- AP News
- Abc News
The launch of a US-backed university during President Barack Obama’s visit to Vietnam last week was meant to symbolise reconciliation and the potential for the two nations to deepen their relationship.
But there has been a backlash against the decision to hand the chairmanship of Fulbright University Vietnam to a former US senator accused of involvement in a Vietnam war massacre.
Bob Kerrey, a former Democratic senator and governor of Nebraska, has expressed remorse about the 1969 raid on a Communist-controlled village in which his elite Navy Seal platoon killed at least 13 unarmed women and children. The attack was made public in 2001 following an investigation by CBS News and the New York Times.
However, his selection as chairman of the trustees of FUV, Vietnam’s first private not-for-profit university, has stirred up painful feelings about a war in which more than 1m Vietnamese died.
“I know that Mr Kerrey wants to heal the pains of the war, both his and the Vietnamese people’s,” said Thai Bao Anh, a Vietnamese lawyer. “However, I wonder if he has ever asked himself [whether] his appointment, in fact, is opening an old wound in Vietnamese people’s minds.”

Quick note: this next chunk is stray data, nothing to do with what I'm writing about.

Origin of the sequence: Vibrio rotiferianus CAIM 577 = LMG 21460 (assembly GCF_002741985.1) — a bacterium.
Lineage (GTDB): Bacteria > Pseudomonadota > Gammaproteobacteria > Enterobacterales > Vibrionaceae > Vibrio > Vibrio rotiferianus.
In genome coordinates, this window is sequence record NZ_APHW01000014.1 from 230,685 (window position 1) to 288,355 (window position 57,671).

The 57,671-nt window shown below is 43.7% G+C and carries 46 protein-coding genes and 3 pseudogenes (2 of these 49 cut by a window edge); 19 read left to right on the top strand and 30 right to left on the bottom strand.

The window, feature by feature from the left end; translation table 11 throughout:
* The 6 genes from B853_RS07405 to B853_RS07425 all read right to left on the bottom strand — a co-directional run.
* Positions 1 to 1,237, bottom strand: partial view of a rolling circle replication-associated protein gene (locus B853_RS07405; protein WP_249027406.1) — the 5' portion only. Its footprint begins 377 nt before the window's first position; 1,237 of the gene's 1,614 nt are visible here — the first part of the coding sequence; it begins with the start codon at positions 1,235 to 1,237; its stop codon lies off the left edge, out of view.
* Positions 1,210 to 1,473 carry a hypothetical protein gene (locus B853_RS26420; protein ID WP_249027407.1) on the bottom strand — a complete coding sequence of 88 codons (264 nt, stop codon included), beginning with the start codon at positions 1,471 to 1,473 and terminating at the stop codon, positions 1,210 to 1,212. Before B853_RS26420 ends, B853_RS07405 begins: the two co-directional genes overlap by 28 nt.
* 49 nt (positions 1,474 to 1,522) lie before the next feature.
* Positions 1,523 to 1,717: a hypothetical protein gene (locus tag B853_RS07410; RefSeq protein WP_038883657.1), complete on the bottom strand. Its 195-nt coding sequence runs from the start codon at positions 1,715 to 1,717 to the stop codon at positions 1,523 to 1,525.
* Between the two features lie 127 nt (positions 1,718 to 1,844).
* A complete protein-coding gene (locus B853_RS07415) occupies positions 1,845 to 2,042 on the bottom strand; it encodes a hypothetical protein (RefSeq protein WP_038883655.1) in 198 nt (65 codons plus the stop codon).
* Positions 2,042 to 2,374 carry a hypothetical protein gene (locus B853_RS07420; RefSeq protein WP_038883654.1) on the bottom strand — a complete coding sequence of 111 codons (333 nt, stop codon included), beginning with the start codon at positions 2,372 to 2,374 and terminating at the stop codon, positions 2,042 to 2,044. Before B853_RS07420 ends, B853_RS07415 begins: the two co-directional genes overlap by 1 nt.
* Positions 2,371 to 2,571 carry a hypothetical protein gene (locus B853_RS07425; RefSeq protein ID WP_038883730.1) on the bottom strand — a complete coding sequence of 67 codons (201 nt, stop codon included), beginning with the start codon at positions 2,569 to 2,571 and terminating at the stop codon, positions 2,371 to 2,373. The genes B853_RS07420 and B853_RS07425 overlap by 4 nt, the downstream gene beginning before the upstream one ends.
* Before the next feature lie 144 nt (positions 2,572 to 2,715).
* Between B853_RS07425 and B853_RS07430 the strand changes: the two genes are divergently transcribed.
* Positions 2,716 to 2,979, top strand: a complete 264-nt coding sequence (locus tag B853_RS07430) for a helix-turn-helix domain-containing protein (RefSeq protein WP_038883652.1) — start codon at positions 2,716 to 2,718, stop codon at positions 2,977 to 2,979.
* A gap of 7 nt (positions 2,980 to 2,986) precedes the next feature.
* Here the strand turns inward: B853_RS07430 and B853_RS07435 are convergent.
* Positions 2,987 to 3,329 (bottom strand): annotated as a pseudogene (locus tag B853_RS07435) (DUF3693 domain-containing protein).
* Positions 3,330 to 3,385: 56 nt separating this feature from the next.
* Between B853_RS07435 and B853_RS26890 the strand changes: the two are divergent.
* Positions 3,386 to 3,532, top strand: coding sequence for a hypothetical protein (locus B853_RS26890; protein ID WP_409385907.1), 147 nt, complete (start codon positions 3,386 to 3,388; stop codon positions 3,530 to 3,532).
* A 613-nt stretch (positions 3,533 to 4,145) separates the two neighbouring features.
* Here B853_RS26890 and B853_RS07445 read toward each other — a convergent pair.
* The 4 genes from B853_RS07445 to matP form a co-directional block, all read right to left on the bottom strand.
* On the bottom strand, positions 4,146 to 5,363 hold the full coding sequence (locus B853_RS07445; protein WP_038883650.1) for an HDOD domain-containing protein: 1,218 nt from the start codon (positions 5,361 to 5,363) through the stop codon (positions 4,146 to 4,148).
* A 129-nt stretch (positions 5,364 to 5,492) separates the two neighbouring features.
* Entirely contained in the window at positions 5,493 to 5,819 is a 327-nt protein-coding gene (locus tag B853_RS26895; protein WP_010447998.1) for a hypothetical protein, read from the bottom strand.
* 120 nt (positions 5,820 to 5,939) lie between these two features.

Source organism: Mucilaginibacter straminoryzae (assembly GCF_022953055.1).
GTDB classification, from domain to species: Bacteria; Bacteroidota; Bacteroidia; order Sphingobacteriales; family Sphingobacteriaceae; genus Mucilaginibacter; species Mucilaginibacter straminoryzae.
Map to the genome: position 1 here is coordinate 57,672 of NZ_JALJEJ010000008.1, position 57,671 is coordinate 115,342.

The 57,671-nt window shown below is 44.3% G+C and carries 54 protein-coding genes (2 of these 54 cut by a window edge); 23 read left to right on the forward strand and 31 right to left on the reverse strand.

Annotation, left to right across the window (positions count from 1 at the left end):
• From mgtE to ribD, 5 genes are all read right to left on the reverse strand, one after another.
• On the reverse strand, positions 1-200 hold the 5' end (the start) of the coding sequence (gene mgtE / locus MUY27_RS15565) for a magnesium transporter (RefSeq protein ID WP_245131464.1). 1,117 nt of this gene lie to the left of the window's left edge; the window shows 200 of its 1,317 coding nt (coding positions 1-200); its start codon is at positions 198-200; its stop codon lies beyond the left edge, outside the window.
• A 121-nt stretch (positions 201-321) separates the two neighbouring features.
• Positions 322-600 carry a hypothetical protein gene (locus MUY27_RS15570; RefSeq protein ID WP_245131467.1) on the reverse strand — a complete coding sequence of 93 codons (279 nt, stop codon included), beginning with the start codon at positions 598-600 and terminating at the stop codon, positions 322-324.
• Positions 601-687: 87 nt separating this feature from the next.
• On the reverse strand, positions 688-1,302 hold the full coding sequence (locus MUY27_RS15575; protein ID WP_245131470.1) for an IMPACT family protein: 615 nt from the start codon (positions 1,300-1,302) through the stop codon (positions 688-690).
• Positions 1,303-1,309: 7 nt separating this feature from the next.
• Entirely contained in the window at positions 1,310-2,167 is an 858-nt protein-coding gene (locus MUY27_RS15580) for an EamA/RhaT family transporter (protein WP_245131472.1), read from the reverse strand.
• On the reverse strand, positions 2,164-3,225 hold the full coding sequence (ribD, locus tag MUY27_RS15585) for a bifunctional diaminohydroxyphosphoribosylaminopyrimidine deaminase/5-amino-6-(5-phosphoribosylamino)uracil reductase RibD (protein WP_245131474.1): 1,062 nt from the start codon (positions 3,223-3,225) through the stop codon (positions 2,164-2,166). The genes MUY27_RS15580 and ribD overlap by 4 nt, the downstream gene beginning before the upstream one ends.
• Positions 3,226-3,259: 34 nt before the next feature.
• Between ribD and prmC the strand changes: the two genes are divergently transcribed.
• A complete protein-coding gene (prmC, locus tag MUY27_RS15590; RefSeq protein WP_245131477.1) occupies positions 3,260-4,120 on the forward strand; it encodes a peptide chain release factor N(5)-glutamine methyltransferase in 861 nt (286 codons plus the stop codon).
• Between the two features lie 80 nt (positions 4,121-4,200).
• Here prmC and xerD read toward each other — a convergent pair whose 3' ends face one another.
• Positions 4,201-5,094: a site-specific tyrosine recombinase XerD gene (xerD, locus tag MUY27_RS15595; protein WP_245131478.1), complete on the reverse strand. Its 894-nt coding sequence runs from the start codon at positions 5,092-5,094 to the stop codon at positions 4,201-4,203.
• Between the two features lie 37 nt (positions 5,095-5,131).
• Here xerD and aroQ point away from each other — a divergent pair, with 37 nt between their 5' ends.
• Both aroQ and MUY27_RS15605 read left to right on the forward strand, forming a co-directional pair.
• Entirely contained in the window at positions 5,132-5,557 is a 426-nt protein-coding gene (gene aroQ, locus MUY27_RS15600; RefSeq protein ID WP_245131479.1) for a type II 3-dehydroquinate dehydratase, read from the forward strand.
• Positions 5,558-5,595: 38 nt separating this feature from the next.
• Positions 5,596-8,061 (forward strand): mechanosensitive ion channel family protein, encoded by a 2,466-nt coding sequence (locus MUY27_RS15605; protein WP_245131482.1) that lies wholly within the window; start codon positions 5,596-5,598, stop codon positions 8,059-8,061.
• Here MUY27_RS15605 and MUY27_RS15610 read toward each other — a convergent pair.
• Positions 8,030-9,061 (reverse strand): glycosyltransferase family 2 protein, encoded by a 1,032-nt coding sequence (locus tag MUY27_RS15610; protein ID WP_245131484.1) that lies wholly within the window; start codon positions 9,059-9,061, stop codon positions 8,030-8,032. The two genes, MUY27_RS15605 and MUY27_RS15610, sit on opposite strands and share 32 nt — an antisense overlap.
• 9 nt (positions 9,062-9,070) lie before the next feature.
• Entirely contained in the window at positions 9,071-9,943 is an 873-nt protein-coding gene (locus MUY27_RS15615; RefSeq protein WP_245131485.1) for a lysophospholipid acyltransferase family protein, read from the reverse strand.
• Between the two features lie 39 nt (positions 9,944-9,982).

Mr Thai, who won a prestigious Fulbright scholarship to the US in 2003, said he could not forgive Mr Kerrey.
Most of Vietnam’s state-controlled media painted the university as a symbol of deepening US-Vietnam co-operation but Zing, a popular online news outlet, prompted a more CRItical reaction after it published a story looking into the massacre. It said on its?Facebook page that the choice of Mr Kerrey to head the FUV was “difficult to understand”.
In comments posted below the article, Vietnamese were divided. Lieu Ngo argued that the “generation who faced Bob Kerrey on the battlefield” did not want to live with hatred: “Let’s support Bob Kerrey to help his Fulbright university project in Vietnam succeed.”
Mr Kerrey told the Financial Times he understood the CRIticism and would “gladly step down” if his participation put the success of FUV at risk. “I have faced my past squarely and honestly,” said Mr Kerrey, who lost part of his right leg during the war. “I did something terrible and will live with it all my life. But I do not live in the past. I live in the present and am trying to do what I can to help Vietnam build a better future.”